Commuters woke up to transport chaos on Wednesday morning after heavy snow and ice, coupled with powerful winds caused numerous road closures and dangerous driving conditions.
On the Scottish borders a mountain rescue team was dispatched to check on over 200 stranded motorists caught in deep snow on stretches of road between Cumbria and Dumfries and Galloway.
Tailbacks stretched 12 miles as police declared it a critical incident.
This morning Transport Scotland said it had been a “very difficult night”, and that conditions in the area remained challenging, though traffic was now moving again.
Across the UK hundreds of schools have been closed with children being kept at home as snow blanketed northern areas.
Over 140 of the school closures were in Northern Ireland where the wintry weather will be joined by fierce winds as Storm Fionn approaches from the Atlantic.
Met Eireann, the national meteorological service in Ireland, has named the storm, which is the sixth storm the service has named this season.
More than a foot (36cm) of snow was recorded in Eskdalemuir in Dumfries and Galloway, Glenanne in Co Armagh had 23cm, while Tulloch Bridge in Inverness saw 21cm of snow overnight with temperatures as low as minus 4C, forecasters said.
The Met Office has issued an amber warning for snow on the Scottish borders, and a larger yellow weather warning for heavy snow and ice stretching across the north of England, all of Scotland and Northern Ireland, warning more is on the way.
The Met Office has issued yellow weather warning for heavy snow and ice stretching across the north of England, all of Scotland and Northern Ireland, warning more is on the way.
Over the hills, snow will drift in the strong to gale force winds, the service said.
Further south across the midlands, a yellow weather warning has been issued for high winds.
The Met Office’s Nicola Maxey told The Independent the service had renewed weather warnings.
“The amber snow warning, which covers north east England and South West Scotland is where we expect to see the most persistent and heavy snow. We are looking at between 3 - 8cm of fresh snow which will accumulate widely. On the highest ground you are likely to see as much as 20cm. The warning is in place from 9pm tonight until 5am tomorrow.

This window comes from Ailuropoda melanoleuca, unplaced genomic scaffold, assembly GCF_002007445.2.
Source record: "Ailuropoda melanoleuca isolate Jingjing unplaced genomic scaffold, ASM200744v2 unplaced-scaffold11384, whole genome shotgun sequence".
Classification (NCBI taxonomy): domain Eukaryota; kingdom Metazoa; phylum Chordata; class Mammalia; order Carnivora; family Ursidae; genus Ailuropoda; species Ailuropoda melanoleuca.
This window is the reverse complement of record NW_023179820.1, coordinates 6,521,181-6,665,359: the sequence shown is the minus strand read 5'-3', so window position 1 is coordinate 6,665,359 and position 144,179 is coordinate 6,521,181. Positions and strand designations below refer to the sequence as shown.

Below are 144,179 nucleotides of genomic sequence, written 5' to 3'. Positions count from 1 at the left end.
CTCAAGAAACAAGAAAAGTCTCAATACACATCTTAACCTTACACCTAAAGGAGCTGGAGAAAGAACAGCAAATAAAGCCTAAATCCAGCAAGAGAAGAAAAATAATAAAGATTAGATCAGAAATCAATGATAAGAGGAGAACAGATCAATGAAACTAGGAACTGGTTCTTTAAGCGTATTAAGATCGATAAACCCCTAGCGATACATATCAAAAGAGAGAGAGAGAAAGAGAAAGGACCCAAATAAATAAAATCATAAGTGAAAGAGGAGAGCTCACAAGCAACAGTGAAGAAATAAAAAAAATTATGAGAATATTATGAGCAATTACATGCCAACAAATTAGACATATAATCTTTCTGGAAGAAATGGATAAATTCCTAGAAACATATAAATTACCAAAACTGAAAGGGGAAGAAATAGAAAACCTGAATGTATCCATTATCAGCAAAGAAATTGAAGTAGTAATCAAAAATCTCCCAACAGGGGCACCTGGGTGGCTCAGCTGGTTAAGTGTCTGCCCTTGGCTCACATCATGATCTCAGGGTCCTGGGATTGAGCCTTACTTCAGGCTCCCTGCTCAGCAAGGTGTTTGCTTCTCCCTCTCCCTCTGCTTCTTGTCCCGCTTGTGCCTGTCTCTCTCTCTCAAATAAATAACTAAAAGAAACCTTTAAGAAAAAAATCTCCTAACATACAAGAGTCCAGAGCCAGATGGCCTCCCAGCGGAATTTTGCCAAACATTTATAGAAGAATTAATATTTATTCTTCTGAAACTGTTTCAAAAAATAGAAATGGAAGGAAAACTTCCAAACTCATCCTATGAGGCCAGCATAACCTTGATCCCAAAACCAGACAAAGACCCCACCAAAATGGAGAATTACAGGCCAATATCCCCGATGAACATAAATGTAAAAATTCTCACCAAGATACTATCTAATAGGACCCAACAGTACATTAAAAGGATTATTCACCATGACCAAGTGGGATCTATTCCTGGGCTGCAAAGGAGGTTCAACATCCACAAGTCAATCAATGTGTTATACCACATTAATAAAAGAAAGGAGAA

“Certainly if you’re travelling you need to check delays and cancellations on public transport and think carefully about whether you really need to make your journey.
“There’s likely to be disruption to power supplies and mobile phone signal coverage could be affected, which is an additional factor.”
She added: “The yellow weather warnings which spread across Scotland, northern parts of England and Northern Ireland are areas where we could see persistent and heavy snow. The yellow warning area will see risks to power supply and people should check routes and make sure they have supplies in their cars.
“Take a blanket, take a spade and food and drink just in case you do get trapped. There were people trapped for a long time last night.”
Police Scotland warned there is a high risk of disruption for journeys and said drivers of HGVs should drive with extreme caution.
“Winter driving is a question of common sense and drivers should ask themselves if they really need to travel when conditions are poor,” police said in a statement.
“If you are travelling on the roads, you should ensure you and your vehicle are adequately prepared for the conditions, making sure you have sufficient fuel and supplies such as warm clothing, food and water in the event you are delayed for several hours,” officers added.
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